Twilight Zone: the Poetry


Another critic of the Queensland Poetry Festival silenced by the nepotism.


Sometimes I wonder whether I’ve slipped into some alternate reality of Philip K Dick’s, where things look similar to my home planet, but you then start to see some very subtle differences that end up wanting to crush the individuality out of you, or at least oppress everyone, or drop a giant pinball onto you. It all seems rather Ubik-uitious, this constant nepotism on behalf of the QPF inner circle; these close friends who are all reading this year at the festival, or applying for poetry competitions coordinated by their mates.

Nothing could be more discombobulating than my broken relationship with the QPF that has seen me blacklisted from poetry projects run by David Stavanger & co, to being overlooked for readings organised in Brisbane, to even participating in the Queensland Poetry Festival, particularly in an event like this year’s Puncher & Wattman reading from the Contemporary Australian Poetry 1990-2015 anthology. I did apply through the EOI process to do a reading this year, but alas didn’t get the nod. All I’m getting is the good ole heave ho.

So, to my latest bitterness. The Arts Queensland Val Vallis Award for Unpublished Poetry is one of the country’s most prestigious poetry awards for you guessed it – unpublished poems and has been around for years. I blogged earlier that I had reservations about one of this year’s judges – Stuart Barnes (oh he’s also on at the festival 3 times too) who was given this judging job after only publishing one collection of poetry. Call me old-fashioned maybe, but he’s only an emerging poet, so I thought that there might be some controversy over this year’s shortlist. And here it is.

Rebecca (Bec) Jessen has been on the programming committee of the Queensland Poetry Festival for a few years now and is currently a Programing Advisor for the 2017 Queensland Poetry Festival. ‘QPF now engages volunteer Program Advisors to independently assess all EOI’s, as well as making program and artist suggestions.’ Although there is no rule in the conditions of entry that technically prohibits anyone associated with the QPF from applying to the Val Vallis Award, (why Stavanger could even apply if he chose to), us ordinary poetry punters would hope that someone in such a close and official QPF position (like an unpaid employee of the organisation really) would be ethically disqualified from entering this competition considering they may have even had some role in appointing the two judges?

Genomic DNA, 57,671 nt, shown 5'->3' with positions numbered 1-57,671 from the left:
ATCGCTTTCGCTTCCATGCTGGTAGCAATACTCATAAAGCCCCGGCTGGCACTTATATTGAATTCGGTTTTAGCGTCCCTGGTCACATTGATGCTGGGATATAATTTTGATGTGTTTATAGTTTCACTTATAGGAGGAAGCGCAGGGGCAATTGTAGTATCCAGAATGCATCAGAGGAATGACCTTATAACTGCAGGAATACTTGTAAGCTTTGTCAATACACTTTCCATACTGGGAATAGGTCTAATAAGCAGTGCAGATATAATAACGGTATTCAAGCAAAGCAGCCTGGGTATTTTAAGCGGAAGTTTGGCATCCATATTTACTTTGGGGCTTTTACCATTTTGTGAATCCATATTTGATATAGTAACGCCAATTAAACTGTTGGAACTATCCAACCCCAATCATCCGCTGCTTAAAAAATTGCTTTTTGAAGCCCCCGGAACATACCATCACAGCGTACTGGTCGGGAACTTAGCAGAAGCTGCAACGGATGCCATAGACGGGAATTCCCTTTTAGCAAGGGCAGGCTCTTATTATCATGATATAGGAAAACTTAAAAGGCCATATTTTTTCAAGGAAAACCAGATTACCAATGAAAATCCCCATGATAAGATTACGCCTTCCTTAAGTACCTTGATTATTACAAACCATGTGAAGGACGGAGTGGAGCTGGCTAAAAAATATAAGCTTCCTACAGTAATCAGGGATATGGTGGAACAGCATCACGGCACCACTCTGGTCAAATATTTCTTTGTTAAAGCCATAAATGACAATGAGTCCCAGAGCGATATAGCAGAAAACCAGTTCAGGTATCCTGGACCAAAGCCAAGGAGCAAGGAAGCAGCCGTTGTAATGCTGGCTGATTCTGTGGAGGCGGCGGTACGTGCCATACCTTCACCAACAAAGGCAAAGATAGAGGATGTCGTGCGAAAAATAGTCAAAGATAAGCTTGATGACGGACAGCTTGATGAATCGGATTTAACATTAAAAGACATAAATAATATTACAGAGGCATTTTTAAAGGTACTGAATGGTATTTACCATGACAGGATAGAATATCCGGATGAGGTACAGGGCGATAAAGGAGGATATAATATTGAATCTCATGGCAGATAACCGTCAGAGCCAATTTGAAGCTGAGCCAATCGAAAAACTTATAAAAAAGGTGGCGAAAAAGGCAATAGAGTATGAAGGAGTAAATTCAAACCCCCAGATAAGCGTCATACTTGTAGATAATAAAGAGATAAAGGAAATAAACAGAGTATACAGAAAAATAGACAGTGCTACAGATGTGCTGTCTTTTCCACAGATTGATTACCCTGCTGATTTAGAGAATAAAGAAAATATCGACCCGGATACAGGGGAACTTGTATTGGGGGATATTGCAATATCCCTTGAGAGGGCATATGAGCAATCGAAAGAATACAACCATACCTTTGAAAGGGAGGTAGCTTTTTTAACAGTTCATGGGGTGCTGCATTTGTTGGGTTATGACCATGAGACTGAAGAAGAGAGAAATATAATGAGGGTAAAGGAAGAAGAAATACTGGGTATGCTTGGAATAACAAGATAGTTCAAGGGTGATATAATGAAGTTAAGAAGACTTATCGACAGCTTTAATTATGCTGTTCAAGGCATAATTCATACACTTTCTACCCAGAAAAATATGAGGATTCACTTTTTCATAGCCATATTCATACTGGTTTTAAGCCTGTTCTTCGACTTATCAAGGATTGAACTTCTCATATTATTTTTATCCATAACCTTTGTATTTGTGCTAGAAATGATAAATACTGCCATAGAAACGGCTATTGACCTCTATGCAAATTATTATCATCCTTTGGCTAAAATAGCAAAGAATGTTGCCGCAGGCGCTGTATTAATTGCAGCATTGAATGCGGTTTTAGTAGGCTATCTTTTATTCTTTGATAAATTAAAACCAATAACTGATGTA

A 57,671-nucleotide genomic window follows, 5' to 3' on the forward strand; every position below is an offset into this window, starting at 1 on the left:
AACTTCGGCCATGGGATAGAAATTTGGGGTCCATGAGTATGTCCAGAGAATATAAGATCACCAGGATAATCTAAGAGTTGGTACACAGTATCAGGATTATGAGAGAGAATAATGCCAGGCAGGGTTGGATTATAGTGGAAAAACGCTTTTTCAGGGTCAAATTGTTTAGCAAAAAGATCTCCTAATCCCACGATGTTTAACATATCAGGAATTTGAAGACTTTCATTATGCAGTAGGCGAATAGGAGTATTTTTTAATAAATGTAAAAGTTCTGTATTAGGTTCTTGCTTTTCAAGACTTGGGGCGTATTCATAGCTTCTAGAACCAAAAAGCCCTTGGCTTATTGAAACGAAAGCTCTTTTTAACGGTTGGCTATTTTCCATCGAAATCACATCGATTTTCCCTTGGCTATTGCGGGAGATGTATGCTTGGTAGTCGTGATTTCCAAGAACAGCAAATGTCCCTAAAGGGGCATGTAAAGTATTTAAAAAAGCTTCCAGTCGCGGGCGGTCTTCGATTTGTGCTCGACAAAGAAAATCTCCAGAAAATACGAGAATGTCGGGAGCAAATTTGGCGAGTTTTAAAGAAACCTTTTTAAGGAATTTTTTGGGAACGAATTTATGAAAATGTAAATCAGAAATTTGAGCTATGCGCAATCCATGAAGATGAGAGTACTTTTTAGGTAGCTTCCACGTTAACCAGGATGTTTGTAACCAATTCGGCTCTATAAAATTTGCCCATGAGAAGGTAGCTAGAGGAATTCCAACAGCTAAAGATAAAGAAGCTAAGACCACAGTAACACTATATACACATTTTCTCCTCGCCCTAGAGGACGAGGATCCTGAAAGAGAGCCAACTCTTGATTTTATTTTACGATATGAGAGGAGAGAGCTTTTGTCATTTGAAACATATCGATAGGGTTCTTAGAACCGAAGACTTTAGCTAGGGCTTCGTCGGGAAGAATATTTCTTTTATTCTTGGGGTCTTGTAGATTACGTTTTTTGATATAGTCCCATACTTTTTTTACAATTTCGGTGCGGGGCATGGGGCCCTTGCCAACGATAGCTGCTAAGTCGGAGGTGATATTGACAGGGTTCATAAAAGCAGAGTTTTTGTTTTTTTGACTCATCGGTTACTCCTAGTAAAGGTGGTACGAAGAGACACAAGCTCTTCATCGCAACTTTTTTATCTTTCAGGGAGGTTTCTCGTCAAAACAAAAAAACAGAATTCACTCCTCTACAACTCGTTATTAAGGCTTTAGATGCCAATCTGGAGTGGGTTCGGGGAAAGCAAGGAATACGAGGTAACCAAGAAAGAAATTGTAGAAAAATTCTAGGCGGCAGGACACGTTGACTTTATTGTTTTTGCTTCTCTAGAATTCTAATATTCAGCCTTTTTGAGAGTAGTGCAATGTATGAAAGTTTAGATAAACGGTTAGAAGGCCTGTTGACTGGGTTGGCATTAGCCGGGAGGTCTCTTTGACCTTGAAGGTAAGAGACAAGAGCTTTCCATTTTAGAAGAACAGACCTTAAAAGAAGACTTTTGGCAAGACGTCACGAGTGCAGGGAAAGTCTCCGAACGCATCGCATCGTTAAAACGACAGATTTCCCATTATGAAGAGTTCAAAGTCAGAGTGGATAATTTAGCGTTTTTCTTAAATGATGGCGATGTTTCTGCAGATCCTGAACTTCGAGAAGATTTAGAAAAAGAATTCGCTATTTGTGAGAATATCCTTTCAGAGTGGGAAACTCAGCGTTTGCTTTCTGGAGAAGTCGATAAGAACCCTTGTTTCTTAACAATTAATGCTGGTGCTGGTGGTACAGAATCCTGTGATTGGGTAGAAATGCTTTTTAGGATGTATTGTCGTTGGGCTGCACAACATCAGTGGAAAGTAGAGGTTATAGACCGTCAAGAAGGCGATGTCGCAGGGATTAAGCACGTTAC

This just appears to be another continuation in the ethical breaches of Stavanger & co; they give their close friends regular gigs at poetry events and at the QPF year after year; anyone who criticises their ‘mates’ or their organisation are black banned or are gas lit – as racists; they continue to do things with a lack of transparency; they continue to program and pay lots of money to non-poets; they are cultivating a popularist aesthetic as opposed to a contemporary poetic aesthetic.

I’m looking forward to going to this year’s event and talking to local, interstate and even international poets about this state of affairs. Does anyone else see this as a problem or is it just me?

Have I slipped innocuously into that other stranger things dimension where nepotism and cronyism are the new gods? Or perhaps I now inhabit that story from Twilight Zone: the Movie where that little boy with god-like powers has scared everyone into obeying his every command, or else he seals their mouths or makes them disappear altogether.


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